I have found myself leaning heavily on this pain. At first I tried to silence it, thinking it would go and leave me to my agitated content. That it would linger for a season, a firm reminder of the disquiet that lurks and coils below the surface of the stubbornly self-gratifying vision of our lives. Far from going, it became more clear, more precisely located, concrete, an object that occupied space within me, cockroachy, dark and intimate, emitting thick, stinking fumes that reeked of loneliness and terror. When I woke up in the morning, I groped for it, then sighed with plunging recognition as I felt it stirring inside me, alive and well. Emma said it was indigestion or something similar, but I could see from the surprised anxiety in her eyes that she did not believe that. For a few weeks she persuaded me to try a variety of powders and tablets, and she began to read about special diets, and acidity and roughage and vitamins. Emma was like that with problems. She gave them her careful attention, at least for a while.
My father did not want me. I came to that knowledge when I was quite young, even before I understood what I was being deprived of and a long time before I could guess the reason for it. In some ways not understanding was a mercy. If this knowledge had come to me when I was older, I might have known how to live with it better but that would probably have been by pretending and hating. I might have faked a lack of concern or I might have ranted in angry outrage behind my father’s back and blamed him for the way everything had turned out and how it might all have been otherwise. In my bitterness I might have concluded that there was nothing exceptional in having to live without a father’s love. It might even be a relief to have to do without it. Fathers are not always easy, especially if they too grew up without their father’s love, for then everything they know would make them understand that fathers had to have things their own way, one way or another.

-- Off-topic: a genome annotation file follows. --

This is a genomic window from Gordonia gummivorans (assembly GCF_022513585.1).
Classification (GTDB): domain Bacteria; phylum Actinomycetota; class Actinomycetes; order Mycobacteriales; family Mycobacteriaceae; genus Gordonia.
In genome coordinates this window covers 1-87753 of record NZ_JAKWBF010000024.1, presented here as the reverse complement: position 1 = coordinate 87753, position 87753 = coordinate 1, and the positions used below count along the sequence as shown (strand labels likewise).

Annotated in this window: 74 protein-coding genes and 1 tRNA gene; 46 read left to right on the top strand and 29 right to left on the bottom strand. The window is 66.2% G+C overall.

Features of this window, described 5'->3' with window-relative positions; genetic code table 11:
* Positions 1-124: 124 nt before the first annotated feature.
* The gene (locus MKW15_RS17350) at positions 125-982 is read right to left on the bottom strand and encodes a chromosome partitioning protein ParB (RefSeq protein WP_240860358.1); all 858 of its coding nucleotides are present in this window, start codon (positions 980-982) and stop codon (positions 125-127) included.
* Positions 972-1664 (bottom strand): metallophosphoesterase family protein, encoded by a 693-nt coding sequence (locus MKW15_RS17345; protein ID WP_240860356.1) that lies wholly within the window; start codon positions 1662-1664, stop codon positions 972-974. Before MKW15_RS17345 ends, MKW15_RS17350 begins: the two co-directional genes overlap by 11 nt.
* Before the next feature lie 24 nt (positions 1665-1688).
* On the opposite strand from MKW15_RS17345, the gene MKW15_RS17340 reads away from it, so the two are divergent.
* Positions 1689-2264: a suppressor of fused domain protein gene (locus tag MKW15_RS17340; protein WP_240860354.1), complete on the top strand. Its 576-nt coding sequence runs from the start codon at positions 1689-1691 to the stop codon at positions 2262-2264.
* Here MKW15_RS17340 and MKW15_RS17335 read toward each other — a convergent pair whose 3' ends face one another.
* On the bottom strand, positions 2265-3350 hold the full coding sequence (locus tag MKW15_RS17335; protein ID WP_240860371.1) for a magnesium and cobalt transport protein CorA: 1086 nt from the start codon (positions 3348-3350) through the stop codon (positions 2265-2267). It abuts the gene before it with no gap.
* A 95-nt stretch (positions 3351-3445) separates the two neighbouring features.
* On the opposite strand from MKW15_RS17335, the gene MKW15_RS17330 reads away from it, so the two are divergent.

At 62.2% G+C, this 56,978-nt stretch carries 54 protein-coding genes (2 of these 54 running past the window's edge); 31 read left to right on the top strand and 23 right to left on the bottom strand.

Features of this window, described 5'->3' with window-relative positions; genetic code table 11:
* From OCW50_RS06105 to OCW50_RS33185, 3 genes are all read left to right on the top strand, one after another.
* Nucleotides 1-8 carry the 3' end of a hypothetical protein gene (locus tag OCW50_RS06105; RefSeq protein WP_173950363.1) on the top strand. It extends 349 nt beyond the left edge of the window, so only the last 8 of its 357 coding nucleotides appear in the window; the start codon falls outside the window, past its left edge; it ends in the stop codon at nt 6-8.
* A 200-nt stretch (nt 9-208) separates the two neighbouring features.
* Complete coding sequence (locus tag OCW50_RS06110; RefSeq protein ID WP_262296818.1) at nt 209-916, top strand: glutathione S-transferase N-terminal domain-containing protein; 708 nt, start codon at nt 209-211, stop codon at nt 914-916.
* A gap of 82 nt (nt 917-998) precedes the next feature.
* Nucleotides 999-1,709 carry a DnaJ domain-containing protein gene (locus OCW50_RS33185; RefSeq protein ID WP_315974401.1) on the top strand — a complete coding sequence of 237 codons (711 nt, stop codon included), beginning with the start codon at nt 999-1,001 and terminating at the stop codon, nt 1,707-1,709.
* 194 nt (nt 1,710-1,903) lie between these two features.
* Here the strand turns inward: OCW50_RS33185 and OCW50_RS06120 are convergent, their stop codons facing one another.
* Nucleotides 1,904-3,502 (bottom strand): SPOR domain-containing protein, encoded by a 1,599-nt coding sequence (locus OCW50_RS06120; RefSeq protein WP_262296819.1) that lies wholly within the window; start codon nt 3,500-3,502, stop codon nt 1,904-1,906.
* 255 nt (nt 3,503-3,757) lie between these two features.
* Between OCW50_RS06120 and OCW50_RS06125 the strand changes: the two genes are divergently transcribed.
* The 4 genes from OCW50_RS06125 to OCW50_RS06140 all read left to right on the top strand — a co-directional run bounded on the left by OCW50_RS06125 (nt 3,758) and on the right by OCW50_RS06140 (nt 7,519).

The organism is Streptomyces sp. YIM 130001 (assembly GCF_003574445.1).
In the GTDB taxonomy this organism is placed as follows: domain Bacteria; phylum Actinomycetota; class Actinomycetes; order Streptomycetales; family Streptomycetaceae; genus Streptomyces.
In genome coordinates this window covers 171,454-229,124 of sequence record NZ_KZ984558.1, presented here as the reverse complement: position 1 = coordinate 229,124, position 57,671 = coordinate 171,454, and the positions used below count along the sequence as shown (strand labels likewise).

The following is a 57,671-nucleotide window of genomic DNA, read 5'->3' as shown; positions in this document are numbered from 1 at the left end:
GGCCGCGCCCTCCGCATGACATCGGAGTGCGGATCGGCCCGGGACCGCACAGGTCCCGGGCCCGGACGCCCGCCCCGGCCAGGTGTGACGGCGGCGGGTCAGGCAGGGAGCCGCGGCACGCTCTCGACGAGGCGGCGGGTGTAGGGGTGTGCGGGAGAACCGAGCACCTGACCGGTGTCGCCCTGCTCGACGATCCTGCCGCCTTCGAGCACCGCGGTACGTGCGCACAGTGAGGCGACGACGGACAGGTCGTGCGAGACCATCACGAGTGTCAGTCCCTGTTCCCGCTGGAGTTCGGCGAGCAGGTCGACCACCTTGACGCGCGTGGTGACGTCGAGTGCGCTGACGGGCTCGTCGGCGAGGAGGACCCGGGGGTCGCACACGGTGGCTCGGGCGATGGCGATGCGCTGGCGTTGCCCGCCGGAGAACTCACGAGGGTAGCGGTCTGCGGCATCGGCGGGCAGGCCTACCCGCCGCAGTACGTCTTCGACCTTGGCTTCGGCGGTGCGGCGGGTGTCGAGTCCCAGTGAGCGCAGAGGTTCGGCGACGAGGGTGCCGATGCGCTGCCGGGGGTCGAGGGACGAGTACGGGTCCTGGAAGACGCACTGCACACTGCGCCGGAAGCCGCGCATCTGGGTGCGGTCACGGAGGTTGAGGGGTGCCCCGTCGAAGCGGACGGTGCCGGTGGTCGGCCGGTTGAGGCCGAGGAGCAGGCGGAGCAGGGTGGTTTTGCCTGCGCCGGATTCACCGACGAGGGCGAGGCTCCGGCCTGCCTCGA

Dottie first heard the news of her sister’s labour on the factory Tannoy. The voice booming through the public address system did not say that she was being urgently summoned to attend a birth, but Dottie knew. She hurried away with a feeling that this was a moment she had already lived through. In the office she was told that the hospital had rung with a message. Sophie had collapsed at work.